1. Knowledge of the potential weaknesses in the government's case is not a prerequisite for an intelligent and voluntary plea

In Brady v. United States, the Court expressly rejected the view that a guilty plea is not intelligent and voluntary unless the defendant has been made aware of the weaknesses in the government's case. "We find no requirement in the Constitution," the Court stated, "that a defendant must be permitted to disown his solemn admissions in open court that he committed the act with which he is charged simply because it later develops that the State would have had a weaker case than the defendant had thought." 397 U.S. at 757. In McMann v. Richardson, 397 U.S. 759 (1970), the Court reiterated that same fundamental point. The Court emphasized that "the decision to plead guilty before the evidence is in frequently involves the making of difficult judgments," and that "[i]n the face of unavoidable uncertainty, the defendant and his counsel must make their best judgment as to the weight of the State's case." Id. at 769.

Brady v. United States and McMann thus establish that defendants may not attack a plea as unintelligent or involuntary based solely on the ground that they "misjudged the strength of the Government's case." Bousley v. United States, 523 U.S. 614, 619 (1998). Respondent argues (Br. 26-28) that Brady v. United States and McMann do not foreclose the Ninth Circuit's holding that receipt of material exculpatory information is necessary to ensure that a plea is intelligent and voluntary. But respondent's argument in that regard fails to address the core statements from those decisions quoted above.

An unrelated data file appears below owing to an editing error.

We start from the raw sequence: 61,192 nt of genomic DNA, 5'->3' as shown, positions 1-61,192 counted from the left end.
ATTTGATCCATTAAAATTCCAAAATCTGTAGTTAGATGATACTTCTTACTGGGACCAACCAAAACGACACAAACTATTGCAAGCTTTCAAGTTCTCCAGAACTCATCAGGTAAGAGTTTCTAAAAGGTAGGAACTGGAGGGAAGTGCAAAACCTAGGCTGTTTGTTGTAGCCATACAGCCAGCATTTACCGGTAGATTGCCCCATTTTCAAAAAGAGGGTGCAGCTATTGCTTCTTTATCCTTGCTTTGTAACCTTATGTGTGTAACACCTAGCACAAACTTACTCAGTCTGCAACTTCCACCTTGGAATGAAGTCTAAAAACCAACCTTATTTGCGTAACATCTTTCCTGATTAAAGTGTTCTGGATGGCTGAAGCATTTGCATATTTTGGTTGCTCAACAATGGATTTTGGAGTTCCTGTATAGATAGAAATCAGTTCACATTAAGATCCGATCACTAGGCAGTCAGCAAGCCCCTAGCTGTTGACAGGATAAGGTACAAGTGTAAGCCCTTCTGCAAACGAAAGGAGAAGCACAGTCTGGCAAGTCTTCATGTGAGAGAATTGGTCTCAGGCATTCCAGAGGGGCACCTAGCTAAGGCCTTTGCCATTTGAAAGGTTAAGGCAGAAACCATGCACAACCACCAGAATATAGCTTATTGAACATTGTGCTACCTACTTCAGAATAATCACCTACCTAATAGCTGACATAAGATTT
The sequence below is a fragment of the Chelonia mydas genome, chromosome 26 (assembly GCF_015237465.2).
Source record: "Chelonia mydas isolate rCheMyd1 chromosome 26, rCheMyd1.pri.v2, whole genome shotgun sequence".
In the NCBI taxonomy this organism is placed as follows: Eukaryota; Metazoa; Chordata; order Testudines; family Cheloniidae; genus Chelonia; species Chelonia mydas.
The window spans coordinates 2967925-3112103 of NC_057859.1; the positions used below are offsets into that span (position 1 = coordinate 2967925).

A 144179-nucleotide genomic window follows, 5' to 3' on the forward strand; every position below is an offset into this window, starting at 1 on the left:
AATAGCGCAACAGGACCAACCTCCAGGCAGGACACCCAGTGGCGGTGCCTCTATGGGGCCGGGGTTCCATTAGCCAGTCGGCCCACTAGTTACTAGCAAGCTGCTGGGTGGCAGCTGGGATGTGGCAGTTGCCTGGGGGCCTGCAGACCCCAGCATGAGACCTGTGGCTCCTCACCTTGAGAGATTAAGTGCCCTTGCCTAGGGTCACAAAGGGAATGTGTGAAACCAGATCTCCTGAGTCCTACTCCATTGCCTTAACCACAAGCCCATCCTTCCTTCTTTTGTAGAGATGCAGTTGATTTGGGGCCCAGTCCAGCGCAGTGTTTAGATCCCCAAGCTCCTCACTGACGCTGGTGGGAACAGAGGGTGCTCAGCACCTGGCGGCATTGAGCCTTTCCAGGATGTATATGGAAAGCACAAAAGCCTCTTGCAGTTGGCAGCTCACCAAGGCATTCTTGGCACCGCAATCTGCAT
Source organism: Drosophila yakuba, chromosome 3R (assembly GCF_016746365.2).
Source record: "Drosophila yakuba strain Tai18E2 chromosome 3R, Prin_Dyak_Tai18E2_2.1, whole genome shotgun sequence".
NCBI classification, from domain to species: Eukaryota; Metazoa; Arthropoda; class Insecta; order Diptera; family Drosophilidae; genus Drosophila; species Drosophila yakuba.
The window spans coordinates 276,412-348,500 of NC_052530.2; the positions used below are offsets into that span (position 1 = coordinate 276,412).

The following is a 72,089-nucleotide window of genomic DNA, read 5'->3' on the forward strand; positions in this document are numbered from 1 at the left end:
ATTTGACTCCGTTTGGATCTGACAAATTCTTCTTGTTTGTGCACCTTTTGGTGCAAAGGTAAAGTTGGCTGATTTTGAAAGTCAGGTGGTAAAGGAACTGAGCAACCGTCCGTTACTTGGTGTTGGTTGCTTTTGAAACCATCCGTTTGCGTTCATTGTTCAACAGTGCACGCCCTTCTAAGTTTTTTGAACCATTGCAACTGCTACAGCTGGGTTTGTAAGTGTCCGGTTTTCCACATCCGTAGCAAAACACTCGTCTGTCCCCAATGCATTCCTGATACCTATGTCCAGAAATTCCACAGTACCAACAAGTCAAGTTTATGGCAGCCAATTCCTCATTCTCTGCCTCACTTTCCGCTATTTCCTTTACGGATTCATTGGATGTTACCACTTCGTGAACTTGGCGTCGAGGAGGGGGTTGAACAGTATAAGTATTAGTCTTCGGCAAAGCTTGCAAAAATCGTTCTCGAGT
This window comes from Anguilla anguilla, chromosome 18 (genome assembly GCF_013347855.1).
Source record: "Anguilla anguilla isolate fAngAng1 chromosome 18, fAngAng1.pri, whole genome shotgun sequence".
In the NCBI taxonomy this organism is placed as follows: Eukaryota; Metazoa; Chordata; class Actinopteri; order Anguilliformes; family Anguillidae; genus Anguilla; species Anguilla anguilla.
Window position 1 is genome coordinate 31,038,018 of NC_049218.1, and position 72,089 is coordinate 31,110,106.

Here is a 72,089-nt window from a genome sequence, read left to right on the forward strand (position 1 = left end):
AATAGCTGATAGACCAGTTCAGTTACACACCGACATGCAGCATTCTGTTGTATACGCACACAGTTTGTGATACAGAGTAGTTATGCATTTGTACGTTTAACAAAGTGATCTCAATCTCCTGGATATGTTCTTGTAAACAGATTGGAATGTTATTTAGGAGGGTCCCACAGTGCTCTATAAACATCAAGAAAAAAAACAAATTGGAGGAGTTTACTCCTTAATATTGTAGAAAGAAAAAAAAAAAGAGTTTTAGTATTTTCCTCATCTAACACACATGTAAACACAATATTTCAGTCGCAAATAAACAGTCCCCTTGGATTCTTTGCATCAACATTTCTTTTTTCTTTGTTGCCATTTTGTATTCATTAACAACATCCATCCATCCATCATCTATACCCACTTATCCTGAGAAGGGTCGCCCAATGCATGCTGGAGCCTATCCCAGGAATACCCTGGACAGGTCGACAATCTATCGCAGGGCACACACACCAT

Relying on Menna v. New York, 423 U.S. 61, (1975) (per curiam), respondent argues (Br. 29) that Brady v. United States, and the cases applying it, do not foreclose claims that are "logically inconsistent with the valid establishment of factual guilt." Respondent then takes that concept one step further in order to claim that the failure to disclose material exculpatory evidence to a defendant contemplating a guilty plea is logically inconsistent with the valid establishment of factual guilt (Br. 29). But there is no inconsistency, logical or otherwise, between a defendant's sworn assertion that he has committed a crime and the existence of exculpatory evidence in the government's files that is material only in the sense that possessing such information "would create a reasonable probability the defendant would reject the plea agreement" and proceed to trial. Pet. App. 15a (emphasis added).